Should you move your savings into a current account?

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Average savings rates on instant access deals are now just 0.51% while notice accounts pay on average a measly 0.29%, prompting some savers to consider current accounts as an alternative home for their money.

Between October 2008, when the Bank of England first started cutting the base rate, to January this year, the average interest rates on instant access savings accounts have fallen from 2.46% to 0.51%.

New fixed interest accounts have seen average rates drop from nearly 6% to just 2.35% and AERs on cash ISA have nosedived from 4.36% to 1.38%.

With some current accounts offering much more generous headline rates, some savers might be tempted to move their nest-egg and try and bump up their return.

Alliance & Leicester, for example, pays a fixed rate of 6% AER for 12 months of its Premier Direct Current Account. Abbey, meanwhile, pays 5.5% on its bank account, fixed for one year.

A quick look at the best one-year fixed savings account currently on offer, and these current accounts suddenly look a lot more appealing.

ICICI Bank currently offers the best AER of 3.9%, on its 12-month fixed-rate HiSave account. Elsewhere, Coventry pays 3.75% until 28 February 2010, Derbyshire Building Society pays 3.75% or FirstSave pays 3.6% AER.


But putting your savings into a current account could be more hassle than it’s worth. For example, you will only earn 6% in A&L’s Direct Premier account if you pay in at least £500 each month. And balances over £2,500 will only earn 0.1% AER.

Seeing as 12 months worth of £500 payments would take your balance to £6,000, you would actually have to start withdrawing your money after five months in order to benefit.

Of course, this isn’t impossible – for the final seven months of the deal you could pay in £500 each month and then withdraw it to be placed in an alternative savings account. But obviously this requires a certain amount of effort on your part.

Likewise, Abbey’s bank account only allows you to save £2,500 over the first 12 months – and, to qualify for the 5.5% rate, you must pay in £1,000 a month. This means that you would have to start withdrawing money after the second month, to avoid exceeding the maximum balance on your third monthly payment.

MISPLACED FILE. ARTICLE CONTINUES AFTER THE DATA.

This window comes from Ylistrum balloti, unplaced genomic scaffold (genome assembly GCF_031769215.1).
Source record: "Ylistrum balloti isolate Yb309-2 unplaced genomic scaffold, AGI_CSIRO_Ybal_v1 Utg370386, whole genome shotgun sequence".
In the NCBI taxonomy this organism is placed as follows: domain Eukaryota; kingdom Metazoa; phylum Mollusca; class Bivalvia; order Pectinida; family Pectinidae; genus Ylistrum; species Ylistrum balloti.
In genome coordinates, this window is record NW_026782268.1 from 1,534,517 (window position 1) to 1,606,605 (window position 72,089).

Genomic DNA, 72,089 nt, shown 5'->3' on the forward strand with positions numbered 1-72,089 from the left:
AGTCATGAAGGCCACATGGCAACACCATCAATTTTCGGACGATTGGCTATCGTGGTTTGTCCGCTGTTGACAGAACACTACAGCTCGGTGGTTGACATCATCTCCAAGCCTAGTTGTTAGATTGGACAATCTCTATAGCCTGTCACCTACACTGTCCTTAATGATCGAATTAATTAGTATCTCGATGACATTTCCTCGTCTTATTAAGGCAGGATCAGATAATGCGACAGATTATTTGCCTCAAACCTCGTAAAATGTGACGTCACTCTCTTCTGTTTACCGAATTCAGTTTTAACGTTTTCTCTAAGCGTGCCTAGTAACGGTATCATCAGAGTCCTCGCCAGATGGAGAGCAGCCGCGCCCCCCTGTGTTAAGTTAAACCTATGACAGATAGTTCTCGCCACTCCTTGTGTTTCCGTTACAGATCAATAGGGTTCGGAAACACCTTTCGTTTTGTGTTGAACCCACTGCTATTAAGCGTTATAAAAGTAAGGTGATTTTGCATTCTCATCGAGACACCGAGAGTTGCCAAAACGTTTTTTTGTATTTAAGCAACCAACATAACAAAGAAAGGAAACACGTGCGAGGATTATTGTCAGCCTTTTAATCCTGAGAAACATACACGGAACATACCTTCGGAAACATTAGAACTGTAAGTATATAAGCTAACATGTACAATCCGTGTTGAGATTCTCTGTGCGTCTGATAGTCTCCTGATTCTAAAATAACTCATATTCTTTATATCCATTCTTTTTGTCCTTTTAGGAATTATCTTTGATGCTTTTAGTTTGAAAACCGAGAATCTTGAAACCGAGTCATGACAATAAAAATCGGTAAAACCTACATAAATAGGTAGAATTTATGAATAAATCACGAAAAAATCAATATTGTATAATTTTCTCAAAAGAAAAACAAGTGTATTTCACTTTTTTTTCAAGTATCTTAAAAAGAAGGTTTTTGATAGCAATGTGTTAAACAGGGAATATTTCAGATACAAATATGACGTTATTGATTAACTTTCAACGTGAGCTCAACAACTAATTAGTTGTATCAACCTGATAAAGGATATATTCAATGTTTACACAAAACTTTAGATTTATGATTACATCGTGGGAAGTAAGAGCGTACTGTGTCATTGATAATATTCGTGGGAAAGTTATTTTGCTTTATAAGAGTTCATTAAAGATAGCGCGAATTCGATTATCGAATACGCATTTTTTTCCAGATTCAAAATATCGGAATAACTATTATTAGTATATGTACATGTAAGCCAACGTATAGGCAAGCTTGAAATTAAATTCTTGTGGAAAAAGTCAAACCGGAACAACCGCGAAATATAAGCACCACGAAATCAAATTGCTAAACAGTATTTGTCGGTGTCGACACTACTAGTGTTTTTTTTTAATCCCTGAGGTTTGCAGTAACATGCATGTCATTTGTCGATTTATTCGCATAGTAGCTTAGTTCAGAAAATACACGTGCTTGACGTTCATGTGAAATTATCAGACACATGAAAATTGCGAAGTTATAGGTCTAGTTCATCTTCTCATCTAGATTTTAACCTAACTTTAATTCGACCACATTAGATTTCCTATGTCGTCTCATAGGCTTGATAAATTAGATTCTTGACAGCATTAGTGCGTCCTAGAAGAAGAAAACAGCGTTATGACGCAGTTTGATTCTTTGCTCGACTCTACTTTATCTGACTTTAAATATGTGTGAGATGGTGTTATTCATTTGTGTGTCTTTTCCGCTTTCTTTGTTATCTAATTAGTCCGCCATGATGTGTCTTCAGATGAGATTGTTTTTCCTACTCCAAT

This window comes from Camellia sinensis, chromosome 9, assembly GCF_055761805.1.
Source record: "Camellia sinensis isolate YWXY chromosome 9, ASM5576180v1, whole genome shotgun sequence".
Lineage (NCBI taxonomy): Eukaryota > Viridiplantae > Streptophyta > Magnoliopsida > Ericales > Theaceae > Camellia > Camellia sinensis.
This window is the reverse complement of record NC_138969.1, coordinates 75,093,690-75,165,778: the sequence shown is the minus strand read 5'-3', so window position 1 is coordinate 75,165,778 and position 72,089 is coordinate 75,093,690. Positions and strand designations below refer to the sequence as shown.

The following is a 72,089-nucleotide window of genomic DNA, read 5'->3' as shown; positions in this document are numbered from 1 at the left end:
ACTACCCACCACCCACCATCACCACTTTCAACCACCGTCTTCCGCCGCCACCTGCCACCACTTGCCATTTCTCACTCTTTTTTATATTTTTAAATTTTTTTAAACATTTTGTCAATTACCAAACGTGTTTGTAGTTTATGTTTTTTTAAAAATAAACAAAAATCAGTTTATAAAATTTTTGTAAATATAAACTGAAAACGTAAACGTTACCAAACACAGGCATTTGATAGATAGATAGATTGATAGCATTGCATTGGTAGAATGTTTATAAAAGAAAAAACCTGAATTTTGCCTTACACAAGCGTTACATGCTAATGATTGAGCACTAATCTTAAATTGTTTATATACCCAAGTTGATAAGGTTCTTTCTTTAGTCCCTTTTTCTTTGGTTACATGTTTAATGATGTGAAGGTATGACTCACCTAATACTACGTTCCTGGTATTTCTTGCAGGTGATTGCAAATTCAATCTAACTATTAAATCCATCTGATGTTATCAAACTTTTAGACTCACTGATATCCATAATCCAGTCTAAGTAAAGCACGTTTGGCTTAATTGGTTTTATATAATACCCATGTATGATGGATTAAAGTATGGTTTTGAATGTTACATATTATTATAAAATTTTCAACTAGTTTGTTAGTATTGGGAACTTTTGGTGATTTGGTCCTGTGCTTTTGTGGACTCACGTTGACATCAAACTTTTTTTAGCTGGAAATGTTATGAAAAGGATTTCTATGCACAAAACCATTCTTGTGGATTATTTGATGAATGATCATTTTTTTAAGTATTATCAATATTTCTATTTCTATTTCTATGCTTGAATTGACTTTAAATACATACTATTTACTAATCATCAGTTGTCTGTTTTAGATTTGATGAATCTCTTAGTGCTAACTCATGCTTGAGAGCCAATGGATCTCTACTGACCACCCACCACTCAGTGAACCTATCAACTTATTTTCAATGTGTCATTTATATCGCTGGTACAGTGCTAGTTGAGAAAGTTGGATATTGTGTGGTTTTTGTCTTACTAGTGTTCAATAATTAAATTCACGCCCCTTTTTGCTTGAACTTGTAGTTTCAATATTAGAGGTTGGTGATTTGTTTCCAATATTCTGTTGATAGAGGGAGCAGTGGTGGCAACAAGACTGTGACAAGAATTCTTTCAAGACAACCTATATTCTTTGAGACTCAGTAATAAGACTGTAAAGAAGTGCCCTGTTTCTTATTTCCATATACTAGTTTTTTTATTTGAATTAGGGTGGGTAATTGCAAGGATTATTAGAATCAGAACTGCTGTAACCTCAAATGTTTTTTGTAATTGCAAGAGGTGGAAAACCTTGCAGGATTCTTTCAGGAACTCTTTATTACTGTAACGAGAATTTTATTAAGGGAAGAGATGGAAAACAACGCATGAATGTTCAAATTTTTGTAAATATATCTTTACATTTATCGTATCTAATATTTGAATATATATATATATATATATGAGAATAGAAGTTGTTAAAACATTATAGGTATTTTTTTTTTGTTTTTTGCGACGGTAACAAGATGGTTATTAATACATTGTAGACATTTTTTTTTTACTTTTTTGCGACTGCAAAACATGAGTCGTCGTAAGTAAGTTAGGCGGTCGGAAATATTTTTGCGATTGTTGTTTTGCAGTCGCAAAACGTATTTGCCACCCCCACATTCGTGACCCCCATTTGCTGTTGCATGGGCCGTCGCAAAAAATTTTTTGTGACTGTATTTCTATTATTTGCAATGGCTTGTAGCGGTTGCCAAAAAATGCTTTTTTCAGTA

According to Moneynet, the only current account that doesn’t have a minimum monthly payment is Cahoot’s. This deal also allows you to save up to £250,000 a year.

However, when you consider that you’ll only earn 1.25% interest, it looks a lot less attractive.

Regular savings accounts

If you are in a position to put away a set amount each month, then you’ll probably be better off with a regular savings deal.

Barclays pays 6% AER as long as you pay in between £20 and £250 each month. This rate is fixed for 12 months, but bear in mind that you won’t be able to make withdrawals without being penalised. Interest is also paid monthly, so you won’t benefit from compound interest. As a result, the actual interest you’ll earn is 5.84%.

And bear in mind that you can only save a maximum of £3,000 in this account over the 12-month period.

Elsewhere, Principality Building Society pays 5% AER on monthly deposits of between £20 and £500. You can save more in this account (up to £6,000 over the year), but make a withdrawal and your interest rate will drop significantly.

Finally, Abbey pays 4.5% on its monthly saver, or 4.13% if you make one withdrawal. You have to deposit between £20 and £250 each month for 12 months – miss a payment and your rate will drop to 0.1%.